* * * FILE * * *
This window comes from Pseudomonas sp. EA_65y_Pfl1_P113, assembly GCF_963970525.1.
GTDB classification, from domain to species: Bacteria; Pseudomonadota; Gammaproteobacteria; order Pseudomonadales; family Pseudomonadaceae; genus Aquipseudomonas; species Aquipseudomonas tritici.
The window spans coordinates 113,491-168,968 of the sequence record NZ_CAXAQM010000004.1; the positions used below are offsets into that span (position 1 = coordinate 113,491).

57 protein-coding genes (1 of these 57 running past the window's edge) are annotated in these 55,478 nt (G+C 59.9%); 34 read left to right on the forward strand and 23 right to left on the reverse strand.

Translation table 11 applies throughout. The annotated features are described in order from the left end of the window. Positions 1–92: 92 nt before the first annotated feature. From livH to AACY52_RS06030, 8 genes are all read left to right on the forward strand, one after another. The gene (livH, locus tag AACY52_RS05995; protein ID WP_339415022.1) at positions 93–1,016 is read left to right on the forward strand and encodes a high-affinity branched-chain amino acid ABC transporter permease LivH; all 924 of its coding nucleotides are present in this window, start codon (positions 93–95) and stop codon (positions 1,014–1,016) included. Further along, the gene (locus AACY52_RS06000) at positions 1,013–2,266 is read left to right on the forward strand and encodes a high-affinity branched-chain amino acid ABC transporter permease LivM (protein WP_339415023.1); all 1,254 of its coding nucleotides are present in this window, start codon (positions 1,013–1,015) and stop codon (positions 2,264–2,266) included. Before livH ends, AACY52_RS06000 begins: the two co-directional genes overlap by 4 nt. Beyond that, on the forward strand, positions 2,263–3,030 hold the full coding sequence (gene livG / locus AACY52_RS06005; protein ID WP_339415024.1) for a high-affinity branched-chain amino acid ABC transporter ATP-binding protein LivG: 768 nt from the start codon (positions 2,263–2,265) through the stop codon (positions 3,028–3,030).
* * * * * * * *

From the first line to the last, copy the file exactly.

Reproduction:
This window comes from Pseudomonas sp. EA_65y_Pfl1_P113, assembly GCF_963970525.1.
GTDB classification, from domain to species: Bacteria; Pseudomonadota; Gammaproteobacteria; order Pseudomonadales; family Pseudomonadaceae; genus Aquipseudomonas; species Aquipseudomonas tritici.
The window spans coordinates 113,491-168,968 of the sequence record NZ_CAXAQM010000004.1; the positions used below are offsets into that span (position 1 = coordinate 113,491).

57 protein-coding genes (1 of these 57 running past the window's edge) are annotated in these 55,478 nt (G+C 59.9%); 34 read left to right on the forward strand and 23 right to left on the reverse strand.

Translation table 11 applies throughout. The annotated features are described in order from the left end of the window. Positions 1–92: 92 nt before the first annotated feature. From livH to AACY52_RS06030, 8 genes are all read left to right on the forward strand, one after another. The gene (livH, locus tag AACY52_RS05995; protein ID WP_339415022.1) at positions 93–1,016 is read left to right on the forward strand and encodes a high-affinity branched-chain amino acid ABC transporter permease LivH; all 924 of its coding nucleotides are present in this window, start codon (positions 93–95) and stop codon (positions 1,014–1,016) included. Further along, the gene (locus AACY52_RS06000) at positions 1,013–2,266 is read left to right on the forward strand and encodes a high-affinity branched-chain amino acid ABC transporter permease LivM (protein WP_339415023.1); all 1,254 of its coding nucleotides are present in this window, start codon (positions 1,013–1,015) and stop codon (positions 2,264–2,266) included. Before livH ends, AACY52_RS06000 begins: the two co-directional genes overlap by 4 nt. Beyond that, on the forward strand, positions 2,263–3,030 hold the full coding sequence (gene livG / locus AACY52_RS06005; protein ID WP_339415024.1) for a high-affinity branched-chain amino acid ABC transporter ATP-binding protein LivG: 768 nt from the start codon (positions 2,263–2,265) through the stop codon (positions 3,028–3,030).